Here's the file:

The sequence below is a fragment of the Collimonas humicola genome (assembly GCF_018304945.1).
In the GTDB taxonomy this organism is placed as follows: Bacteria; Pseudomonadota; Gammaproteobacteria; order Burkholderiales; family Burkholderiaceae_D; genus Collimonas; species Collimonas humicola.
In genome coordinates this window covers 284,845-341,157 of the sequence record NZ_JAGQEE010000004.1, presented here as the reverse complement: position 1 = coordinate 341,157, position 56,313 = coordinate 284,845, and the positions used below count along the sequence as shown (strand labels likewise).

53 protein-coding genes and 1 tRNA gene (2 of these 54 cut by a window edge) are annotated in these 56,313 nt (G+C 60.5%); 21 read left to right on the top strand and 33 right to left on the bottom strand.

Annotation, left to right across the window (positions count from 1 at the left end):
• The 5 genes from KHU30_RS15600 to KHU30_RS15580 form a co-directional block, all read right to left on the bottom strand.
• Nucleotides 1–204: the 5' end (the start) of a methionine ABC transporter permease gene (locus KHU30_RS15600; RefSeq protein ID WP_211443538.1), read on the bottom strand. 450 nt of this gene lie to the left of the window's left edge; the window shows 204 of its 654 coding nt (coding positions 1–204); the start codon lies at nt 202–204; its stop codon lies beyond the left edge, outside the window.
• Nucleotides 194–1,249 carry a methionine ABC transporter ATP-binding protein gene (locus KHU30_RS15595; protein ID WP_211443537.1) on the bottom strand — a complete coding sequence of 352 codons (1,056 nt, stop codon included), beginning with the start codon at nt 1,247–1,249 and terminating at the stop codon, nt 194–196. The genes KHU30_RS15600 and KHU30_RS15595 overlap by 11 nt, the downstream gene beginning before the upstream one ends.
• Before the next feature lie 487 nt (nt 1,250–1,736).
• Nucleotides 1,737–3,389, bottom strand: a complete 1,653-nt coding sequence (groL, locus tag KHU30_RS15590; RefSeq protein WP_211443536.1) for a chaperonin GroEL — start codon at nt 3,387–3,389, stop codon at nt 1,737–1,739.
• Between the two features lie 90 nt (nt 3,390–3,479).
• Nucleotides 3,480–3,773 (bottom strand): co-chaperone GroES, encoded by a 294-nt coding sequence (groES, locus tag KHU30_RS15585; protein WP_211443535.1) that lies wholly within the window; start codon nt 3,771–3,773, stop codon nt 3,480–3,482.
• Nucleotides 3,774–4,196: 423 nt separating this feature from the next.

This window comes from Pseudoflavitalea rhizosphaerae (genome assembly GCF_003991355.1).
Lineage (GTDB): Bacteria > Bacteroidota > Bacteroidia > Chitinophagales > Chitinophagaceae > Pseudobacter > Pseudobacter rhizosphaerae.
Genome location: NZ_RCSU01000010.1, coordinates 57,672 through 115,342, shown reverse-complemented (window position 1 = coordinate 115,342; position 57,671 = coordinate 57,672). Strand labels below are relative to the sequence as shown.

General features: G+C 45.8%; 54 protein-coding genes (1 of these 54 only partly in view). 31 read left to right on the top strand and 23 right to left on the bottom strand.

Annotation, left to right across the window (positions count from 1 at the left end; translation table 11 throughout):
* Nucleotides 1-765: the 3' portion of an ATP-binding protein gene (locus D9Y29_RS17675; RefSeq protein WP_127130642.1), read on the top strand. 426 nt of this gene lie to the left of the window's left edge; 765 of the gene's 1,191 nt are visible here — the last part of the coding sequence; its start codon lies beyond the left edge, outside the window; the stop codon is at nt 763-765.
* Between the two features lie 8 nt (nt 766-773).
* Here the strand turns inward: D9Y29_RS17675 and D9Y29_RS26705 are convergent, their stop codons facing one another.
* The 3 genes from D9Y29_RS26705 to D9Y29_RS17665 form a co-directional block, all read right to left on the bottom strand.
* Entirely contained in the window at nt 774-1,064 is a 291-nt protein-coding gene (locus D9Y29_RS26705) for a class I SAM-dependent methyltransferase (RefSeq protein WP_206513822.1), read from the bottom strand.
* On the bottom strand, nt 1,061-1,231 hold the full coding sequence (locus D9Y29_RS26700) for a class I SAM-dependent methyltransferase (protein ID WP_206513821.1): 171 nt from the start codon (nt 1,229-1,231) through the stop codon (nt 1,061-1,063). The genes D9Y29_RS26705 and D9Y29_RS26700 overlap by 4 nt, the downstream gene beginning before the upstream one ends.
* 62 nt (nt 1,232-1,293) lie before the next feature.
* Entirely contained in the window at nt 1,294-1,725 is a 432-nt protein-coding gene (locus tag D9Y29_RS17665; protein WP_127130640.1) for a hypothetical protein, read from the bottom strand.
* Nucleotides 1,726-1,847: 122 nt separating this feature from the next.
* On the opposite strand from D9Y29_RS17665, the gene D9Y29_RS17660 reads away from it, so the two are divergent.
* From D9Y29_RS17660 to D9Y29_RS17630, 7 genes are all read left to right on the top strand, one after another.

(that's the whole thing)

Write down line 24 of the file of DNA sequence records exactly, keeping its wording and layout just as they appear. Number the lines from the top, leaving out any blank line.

* On the bottom strand, nt 1,061-1,231 hold the full coding sequence (locus D9Y29_RS26700) for a class I SAM-dependent methyltransferase (protein ID WP_206513821.1): 171 nt from the start codon (nt 1,229-1,231) through the stop codon (nt 1,061-1,063). The genes D9Y29_RS26705 and D9Y29_RS26700 overlap by 4 nt, the downstream gene beginning before the upstream one ends.